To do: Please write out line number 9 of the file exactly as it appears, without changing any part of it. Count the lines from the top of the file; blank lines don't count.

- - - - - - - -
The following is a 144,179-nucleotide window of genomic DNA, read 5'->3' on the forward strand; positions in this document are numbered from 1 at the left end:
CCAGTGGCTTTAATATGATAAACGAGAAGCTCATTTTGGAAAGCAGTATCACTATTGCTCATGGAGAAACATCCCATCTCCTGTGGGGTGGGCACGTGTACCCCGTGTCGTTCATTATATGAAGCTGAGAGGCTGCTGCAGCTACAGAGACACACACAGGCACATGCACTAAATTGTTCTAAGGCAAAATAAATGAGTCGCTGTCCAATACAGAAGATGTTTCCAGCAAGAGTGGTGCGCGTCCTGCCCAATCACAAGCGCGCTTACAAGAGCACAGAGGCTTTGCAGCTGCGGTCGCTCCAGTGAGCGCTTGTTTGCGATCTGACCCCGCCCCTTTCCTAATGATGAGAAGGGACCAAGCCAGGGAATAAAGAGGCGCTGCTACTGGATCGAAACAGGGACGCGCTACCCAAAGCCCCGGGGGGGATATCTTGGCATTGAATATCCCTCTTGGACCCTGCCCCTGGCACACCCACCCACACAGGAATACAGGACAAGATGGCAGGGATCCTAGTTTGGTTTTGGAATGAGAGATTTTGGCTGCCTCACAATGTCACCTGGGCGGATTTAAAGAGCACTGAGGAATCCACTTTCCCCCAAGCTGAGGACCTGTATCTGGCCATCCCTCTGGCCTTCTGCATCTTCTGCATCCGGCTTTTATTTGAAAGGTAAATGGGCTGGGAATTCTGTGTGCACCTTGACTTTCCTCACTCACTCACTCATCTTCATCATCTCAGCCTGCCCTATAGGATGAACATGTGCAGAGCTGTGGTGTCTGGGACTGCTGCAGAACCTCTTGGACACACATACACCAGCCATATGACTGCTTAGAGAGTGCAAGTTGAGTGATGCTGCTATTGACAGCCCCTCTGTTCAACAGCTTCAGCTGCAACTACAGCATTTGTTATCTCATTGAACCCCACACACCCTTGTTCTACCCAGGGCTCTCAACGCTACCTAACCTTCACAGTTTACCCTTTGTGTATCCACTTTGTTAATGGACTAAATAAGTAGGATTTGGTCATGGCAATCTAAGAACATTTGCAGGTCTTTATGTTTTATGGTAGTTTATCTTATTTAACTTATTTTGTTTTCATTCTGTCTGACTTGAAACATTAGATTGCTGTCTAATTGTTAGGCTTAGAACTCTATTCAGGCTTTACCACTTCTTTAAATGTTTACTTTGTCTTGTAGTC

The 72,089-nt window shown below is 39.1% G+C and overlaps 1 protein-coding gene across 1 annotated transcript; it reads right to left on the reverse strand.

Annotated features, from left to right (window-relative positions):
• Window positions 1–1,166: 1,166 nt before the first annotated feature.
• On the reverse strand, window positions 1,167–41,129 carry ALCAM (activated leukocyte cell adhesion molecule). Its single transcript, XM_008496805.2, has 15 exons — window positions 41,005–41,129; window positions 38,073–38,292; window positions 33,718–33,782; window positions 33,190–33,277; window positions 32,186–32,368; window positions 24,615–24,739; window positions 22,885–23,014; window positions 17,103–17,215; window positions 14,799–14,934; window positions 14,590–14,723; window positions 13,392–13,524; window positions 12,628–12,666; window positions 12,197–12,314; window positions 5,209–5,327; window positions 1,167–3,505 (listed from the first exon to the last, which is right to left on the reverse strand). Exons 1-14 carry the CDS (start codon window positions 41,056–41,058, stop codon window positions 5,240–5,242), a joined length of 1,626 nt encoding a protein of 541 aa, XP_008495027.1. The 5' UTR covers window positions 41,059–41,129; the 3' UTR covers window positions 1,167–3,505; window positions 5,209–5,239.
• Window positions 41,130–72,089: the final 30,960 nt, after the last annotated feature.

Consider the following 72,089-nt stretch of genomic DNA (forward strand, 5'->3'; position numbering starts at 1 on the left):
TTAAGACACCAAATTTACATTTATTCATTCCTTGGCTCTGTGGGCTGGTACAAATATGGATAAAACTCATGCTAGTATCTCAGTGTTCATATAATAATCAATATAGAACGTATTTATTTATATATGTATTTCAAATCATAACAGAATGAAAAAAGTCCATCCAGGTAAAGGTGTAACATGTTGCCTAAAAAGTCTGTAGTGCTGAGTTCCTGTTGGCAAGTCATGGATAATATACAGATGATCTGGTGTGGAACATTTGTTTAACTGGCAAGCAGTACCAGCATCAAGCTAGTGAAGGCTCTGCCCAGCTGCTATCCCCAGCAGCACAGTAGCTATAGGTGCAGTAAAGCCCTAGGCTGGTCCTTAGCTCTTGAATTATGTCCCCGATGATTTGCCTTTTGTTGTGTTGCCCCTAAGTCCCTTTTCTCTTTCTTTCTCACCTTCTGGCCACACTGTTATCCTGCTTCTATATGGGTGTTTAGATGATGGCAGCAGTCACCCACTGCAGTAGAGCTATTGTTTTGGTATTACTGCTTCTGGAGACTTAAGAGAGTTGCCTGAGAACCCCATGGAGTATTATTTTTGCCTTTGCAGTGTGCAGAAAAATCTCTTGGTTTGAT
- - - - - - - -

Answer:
TTAAGACACCAAATTTACATTTATTCATTCCTTGGCTCTGTGGGCTGGTACAAATATGGATAAAACTCATGCTAGTATCTCAGTGTTCATATAATAATCAATATAGAACGTATTTATTTATATATGTATTTCAAATCATAACAGAATGAAAAAAGTCCATCCAGGTAAAGGTGTAACATGTTGCCTAAAAAGTCTGTAGTGCTGAGTTCCTGTTGGCAAGTCATGGATAATATACAGATGATCTGGTGTGGAACATTTGTTTAACTGGCAAGCAGTACCAGCATCAAGCTAGTGAAGGCTCTGCCCAGCTGCTATCCCCAGCAGCACAGTAGCTATAGGTGCAGTAAAGCCCTAGGCTGGTCCTTAGCTCTTGAATTATGTCCCCGATGATTTGCCTTTTGTTGTGTTGCCCCTAAGTCCCTTTTCTCTTTCTTTCTCACCTTCTGGCCACACTGTTATCCTGCTTCTATATGGGTGTTTAGATGATGGCAGCAGTCACCCACTGCAGTAGAGCTATTGTTTTGGTATTACTGCTTCTGGAGACTTAAGAGAGTTGCCTGAGAACCCCATGGAGTATTATTTTTGCCTTTGCAGTGTGCAGAAAAATCTCTTGGTTTGAT